While the merits of streaming music’s economic viability are still up for debate, there’s no debating the medium is here to stay. And if you need proof, we’ve got a number for you: one trillion. That’s right we said trillion — as in a one with 12 zeroes after it. According to a new report from Next Big Sound — which acquired data from YouTube, Spotify, SoundCloud, Pandora, Rdio, Vimeo, and Vevo — that’s how many songs have been streamed in just the first six months of 2015 alone.
To put that number into perspective, that averages out to over 140 streams for every single living human being on the planet. And the figure doesn’t even include streams from Apple Music, which has reportedly amassed 11 million trial users since its launch at the end of June.
“Music industry” and “growth” don’t often go together these days. American recorded music industry revenues are less than half what they were in 1999. Digital download and CD sales are on a slow decline. However, the streaming music industry has been rapidly increasing — producing $1.87 billion for the US music industry last year. And while it’s still far from a mature (or even profitable) industry, the latest numbers show nothing short of a streaming revolution when it comes to the world’s listening habits.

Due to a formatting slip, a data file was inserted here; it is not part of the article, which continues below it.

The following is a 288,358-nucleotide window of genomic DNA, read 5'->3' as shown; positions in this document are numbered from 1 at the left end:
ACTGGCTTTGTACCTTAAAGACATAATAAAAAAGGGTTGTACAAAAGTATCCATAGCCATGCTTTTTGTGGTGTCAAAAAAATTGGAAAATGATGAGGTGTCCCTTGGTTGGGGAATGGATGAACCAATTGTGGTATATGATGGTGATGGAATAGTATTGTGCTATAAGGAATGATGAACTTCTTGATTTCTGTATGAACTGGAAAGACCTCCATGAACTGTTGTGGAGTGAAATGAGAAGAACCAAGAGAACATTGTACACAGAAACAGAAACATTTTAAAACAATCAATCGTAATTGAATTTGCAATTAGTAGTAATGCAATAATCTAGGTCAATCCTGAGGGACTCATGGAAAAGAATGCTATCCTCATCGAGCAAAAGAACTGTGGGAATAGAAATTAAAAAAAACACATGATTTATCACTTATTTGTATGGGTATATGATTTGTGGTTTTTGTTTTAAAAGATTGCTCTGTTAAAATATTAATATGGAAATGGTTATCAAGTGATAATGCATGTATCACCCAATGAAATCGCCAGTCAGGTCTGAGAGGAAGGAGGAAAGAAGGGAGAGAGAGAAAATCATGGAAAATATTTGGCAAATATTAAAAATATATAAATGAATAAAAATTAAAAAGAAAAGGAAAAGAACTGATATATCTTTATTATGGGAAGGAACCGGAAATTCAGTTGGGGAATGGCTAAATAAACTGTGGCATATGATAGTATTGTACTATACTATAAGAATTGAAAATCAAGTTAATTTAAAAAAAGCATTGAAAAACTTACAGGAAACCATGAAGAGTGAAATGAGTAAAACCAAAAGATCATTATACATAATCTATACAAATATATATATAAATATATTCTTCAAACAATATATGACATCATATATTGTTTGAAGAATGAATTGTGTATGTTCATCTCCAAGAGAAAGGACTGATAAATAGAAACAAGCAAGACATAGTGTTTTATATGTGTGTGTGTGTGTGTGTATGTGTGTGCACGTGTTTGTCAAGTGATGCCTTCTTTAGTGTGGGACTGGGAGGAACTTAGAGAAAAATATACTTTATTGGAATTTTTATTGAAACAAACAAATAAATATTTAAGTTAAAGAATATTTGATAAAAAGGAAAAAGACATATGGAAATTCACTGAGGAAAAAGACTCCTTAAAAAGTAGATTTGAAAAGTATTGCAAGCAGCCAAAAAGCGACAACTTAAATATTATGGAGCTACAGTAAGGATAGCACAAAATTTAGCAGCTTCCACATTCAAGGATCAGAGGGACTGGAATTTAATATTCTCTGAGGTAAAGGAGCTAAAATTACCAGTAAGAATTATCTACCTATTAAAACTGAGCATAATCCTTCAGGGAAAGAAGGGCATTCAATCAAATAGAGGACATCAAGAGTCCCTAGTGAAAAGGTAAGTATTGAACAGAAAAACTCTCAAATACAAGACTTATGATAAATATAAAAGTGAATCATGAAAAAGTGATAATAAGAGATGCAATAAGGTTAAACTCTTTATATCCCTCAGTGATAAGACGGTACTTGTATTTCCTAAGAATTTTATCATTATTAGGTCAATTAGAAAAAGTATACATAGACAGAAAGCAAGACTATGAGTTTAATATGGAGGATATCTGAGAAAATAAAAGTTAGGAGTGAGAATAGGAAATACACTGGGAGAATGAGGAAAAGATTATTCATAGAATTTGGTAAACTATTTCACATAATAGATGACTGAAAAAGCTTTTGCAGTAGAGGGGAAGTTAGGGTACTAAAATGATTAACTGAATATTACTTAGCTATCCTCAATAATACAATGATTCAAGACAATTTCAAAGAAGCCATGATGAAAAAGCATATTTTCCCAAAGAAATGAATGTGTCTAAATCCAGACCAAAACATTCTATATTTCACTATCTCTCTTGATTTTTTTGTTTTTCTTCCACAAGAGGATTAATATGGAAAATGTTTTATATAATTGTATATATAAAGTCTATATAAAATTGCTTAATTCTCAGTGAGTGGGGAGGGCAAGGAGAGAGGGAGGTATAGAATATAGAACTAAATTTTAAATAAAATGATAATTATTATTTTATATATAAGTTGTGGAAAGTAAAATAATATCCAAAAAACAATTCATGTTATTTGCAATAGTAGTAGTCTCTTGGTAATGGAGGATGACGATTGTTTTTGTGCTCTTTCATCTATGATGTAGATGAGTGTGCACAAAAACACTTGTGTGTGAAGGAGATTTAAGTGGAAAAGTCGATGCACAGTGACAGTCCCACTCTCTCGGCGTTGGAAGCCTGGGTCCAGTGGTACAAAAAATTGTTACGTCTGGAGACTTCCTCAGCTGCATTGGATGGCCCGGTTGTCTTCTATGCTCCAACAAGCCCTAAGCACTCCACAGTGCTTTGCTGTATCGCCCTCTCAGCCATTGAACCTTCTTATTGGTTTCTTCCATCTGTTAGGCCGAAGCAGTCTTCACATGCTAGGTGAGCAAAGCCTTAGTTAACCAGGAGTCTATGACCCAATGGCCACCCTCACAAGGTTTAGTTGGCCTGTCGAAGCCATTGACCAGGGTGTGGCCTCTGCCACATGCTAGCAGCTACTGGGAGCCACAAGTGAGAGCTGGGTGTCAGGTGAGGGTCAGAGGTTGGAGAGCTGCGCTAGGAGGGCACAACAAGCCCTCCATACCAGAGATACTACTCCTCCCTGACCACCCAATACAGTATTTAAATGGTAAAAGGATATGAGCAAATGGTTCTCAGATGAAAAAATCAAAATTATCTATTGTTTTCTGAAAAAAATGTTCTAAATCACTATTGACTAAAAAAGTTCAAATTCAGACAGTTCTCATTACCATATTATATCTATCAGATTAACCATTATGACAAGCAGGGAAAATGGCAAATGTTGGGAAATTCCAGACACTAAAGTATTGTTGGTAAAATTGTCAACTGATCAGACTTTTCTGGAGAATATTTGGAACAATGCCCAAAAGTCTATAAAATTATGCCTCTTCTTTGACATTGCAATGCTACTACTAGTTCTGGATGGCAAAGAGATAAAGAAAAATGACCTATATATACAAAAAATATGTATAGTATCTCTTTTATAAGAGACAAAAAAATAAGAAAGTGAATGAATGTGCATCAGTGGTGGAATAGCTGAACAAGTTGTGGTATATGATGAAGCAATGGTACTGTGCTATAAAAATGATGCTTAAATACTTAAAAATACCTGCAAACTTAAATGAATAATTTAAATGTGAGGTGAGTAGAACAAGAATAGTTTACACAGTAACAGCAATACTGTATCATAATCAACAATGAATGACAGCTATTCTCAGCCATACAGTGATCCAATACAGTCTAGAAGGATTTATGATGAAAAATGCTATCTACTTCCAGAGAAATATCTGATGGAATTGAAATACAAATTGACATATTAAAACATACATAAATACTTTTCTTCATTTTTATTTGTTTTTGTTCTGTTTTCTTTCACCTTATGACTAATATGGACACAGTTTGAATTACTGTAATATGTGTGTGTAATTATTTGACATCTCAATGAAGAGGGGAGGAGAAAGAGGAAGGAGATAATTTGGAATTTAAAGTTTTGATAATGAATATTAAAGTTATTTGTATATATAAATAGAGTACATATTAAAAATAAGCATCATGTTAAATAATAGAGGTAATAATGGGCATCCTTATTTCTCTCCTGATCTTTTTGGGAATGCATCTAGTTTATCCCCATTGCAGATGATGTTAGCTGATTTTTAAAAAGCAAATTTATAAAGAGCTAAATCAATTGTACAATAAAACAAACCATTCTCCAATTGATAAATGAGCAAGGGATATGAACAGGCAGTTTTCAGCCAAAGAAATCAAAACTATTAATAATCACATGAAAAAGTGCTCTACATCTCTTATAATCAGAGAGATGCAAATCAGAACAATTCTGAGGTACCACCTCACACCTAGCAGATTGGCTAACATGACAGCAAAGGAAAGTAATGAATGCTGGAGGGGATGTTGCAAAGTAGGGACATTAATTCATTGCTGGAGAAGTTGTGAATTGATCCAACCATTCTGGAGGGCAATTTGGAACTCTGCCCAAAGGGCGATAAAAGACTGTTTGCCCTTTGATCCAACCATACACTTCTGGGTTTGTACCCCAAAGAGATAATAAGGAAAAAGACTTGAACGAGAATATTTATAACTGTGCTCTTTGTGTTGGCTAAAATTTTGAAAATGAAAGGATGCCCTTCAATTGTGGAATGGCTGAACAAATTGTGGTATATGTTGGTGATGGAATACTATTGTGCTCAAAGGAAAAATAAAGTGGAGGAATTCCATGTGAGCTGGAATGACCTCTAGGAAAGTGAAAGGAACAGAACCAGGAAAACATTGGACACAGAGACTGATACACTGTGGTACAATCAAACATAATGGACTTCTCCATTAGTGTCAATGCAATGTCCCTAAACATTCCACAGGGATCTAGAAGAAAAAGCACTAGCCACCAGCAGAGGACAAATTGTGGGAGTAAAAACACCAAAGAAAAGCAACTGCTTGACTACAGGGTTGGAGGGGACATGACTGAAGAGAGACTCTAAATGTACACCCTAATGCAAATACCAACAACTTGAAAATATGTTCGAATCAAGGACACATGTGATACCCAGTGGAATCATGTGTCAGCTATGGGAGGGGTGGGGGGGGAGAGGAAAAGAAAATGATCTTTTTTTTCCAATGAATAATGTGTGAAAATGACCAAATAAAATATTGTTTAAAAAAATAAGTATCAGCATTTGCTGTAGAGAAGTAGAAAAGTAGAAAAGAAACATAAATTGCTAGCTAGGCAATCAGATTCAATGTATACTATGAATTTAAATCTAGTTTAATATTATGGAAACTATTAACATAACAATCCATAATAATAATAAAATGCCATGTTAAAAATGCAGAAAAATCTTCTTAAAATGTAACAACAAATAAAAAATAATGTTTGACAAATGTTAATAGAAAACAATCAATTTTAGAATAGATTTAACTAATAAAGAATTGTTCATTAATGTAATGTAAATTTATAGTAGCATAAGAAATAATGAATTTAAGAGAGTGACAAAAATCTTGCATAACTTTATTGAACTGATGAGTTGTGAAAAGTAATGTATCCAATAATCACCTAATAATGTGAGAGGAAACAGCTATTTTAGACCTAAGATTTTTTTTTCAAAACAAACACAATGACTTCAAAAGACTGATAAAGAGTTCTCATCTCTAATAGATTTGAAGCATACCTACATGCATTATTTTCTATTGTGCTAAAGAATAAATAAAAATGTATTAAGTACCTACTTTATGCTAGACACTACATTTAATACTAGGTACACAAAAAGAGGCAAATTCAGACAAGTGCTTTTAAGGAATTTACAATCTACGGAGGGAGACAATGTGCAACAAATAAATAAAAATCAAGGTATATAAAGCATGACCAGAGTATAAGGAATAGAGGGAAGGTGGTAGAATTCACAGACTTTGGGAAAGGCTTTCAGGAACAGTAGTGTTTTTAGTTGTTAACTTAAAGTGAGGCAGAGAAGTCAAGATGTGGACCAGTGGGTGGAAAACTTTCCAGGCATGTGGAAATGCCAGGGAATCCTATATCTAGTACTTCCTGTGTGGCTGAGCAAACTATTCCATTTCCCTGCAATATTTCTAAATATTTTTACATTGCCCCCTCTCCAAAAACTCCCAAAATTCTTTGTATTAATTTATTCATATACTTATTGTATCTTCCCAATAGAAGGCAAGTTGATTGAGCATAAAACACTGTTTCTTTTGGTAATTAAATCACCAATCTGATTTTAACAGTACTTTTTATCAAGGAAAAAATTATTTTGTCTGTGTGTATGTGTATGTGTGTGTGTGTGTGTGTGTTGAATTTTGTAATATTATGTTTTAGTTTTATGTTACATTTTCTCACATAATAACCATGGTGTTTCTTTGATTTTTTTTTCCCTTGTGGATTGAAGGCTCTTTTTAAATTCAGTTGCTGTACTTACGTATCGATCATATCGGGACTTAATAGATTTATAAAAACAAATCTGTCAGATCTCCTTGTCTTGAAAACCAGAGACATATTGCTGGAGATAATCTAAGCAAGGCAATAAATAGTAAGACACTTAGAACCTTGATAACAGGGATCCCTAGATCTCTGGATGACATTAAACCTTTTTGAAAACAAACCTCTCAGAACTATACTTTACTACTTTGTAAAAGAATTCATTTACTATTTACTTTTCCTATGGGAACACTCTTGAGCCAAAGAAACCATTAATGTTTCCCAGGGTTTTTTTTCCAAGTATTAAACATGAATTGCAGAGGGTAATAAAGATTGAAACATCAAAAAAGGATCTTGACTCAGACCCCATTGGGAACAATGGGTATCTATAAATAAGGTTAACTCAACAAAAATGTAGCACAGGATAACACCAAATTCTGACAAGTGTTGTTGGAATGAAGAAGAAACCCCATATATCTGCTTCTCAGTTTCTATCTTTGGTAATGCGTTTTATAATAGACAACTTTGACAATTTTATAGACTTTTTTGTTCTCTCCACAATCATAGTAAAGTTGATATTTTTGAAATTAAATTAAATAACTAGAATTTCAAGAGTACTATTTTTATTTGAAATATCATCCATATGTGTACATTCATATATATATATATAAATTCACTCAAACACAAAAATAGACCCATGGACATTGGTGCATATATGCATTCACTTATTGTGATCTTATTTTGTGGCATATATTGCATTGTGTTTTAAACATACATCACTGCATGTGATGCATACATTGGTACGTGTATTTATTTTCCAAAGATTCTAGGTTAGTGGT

A trillion streams in six months is a massive number any way that you look at it, especially considering that Next Big Sound recorded just 450 billion streams for all of 2014. The 2014 data didn’t include Pandora, however, so it’s hard to gauge the total rise. Still, there’s plenty of room for growth in streaming music on the horizon. As Forbes points out, a report from the International Federation of the Phonographic Industry claims that 35 percent of consumers have accessed free music streaming services in just the last six months.
The rapper Drake is leading the streaming revolution so far this year. He’s the most streamed artist on Pandora, Rdio, and Soundcloud according to the report. Other standouts from the report’s most streamed artists list includes Scottish musician and DJ Calvin Harris taking the top spot on Spotify, and Maroon 5 coming out at number one on the YouTube charts.
Streaming music consumption is undoubtedly on the rise. Now, for musicians and streaming services alike, the real question is: Which streamer can convince more of these voracious listeners to pay a $10 monthly subscription fee?